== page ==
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Buddhist Economics: Toward a Happier Society

Anam Thubten Rinpoche

I recall the time that Prof. Clair Brown from UC Berkeley mentioned to me about something called “Buddhist economics.” It was perhaps the first time such a term had entered my mind; it sounded a little esoteric to me, even oxymoronic, yet today we can say with confidence that it has developed into an independent discipline alongside physics, mathematics, or history. Books have been written on it, lectures have been delivered on it. Buddhist economics is still at a stage that needs more of our attention, yet with the potential to evolve into a richer and more complete social science carrying a deeper wisdom—one that is lacking in modern economic models. It is a fascinating topic, because it is relatively novel as well as being a merger between social science and spiritual tradition. Buddhist economics has been developed mainly in the West, whose culture is rooted in Judeo-Christian religions, but people in the East are beginning to pay attention to it. Prof. Brown told me that she had received invitations from as far away as Sri Lanka to give talks on this subject. I personally would like to see Buddhist economics embraced by more people from diverse professional fields: those who stand at lecture podiums at institutions of higher education as well as by people in government who make the policies that impact society at both the macro and microeconomic levels.

The question is, why do we need to develop Buddhist economics? These days, many of us are critical of the usual economic practices that lack some important facets: selflessness, altruism, true generosity, contentment, and unconditional happiness. There is a need and longing for something like Buddhist economics that encompasses all of these principles, which are indispensable to the well-being of any nation. This does not mean that Buddhist economics opposes earthly happiness or material comforts. Nor does it propose some mystical state of mind as the only worthy goal to seek. Many Buddhists regard the well-being of society as something that can be developed through the four auspicious values: the Dharma, prosperity, pleasure, and liberation. In many Buddhist liturgies, verses can be found praying for nations and the world to be enriched by these four auspicious values. There is a popular Tibetan ceremony known as Yangbod conducted to magnetize these four values. People in Tibet often invite lamas to perform this ceremony for families and weddings.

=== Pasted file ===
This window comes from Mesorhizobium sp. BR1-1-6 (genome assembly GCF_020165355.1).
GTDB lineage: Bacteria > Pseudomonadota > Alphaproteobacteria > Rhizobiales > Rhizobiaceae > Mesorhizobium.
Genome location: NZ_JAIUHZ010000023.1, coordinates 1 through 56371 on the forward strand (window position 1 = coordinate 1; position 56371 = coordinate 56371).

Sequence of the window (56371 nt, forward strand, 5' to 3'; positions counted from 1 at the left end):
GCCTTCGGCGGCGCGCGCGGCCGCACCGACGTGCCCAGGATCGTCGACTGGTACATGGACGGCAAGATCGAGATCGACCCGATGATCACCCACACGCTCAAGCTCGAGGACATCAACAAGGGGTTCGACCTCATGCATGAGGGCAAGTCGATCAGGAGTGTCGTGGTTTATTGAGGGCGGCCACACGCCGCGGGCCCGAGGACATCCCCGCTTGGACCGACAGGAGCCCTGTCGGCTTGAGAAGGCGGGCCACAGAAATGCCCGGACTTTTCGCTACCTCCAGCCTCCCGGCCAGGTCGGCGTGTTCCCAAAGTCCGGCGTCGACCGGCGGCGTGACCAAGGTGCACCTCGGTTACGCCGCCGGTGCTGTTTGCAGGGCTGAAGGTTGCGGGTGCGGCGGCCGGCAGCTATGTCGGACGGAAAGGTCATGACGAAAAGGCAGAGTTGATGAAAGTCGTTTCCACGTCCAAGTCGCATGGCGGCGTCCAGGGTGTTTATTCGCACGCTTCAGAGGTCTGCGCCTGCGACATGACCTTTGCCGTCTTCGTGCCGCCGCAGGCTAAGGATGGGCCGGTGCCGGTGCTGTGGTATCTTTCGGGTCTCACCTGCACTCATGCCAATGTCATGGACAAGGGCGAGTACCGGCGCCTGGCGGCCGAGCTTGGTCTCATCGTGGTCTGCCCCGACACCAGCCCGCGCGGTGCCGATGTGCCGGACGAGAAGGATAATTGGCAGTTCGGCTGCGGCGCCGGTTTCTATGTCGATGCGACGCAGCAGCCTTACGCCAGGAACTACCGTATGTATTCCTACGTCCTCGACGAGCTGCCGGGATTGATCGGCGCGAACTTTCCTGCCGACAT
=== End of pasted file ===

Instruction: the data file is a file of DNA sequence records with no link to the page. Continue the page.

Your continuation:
While emphasizing the importance of inner contentment and virtues, Tantric Buddhism even developed a precise conceptual model for a good society, governed by enlightened leaders and where citizens enjoy these four values. As of today, looking around, it’s hard to find one country that meets these criteria. Upon arriving in the United States many years ago, I felt that the US could be chosen as living proof that humanity could create an ideal nation on earth, such as Tantric Buddhism proposes. Outwardly, the US harbors freedom of religion, cultural pluralism, abundant resources, and an impressive GDP on paper. My initial naïveté didn’t last long as I became aware of all the woes of the country.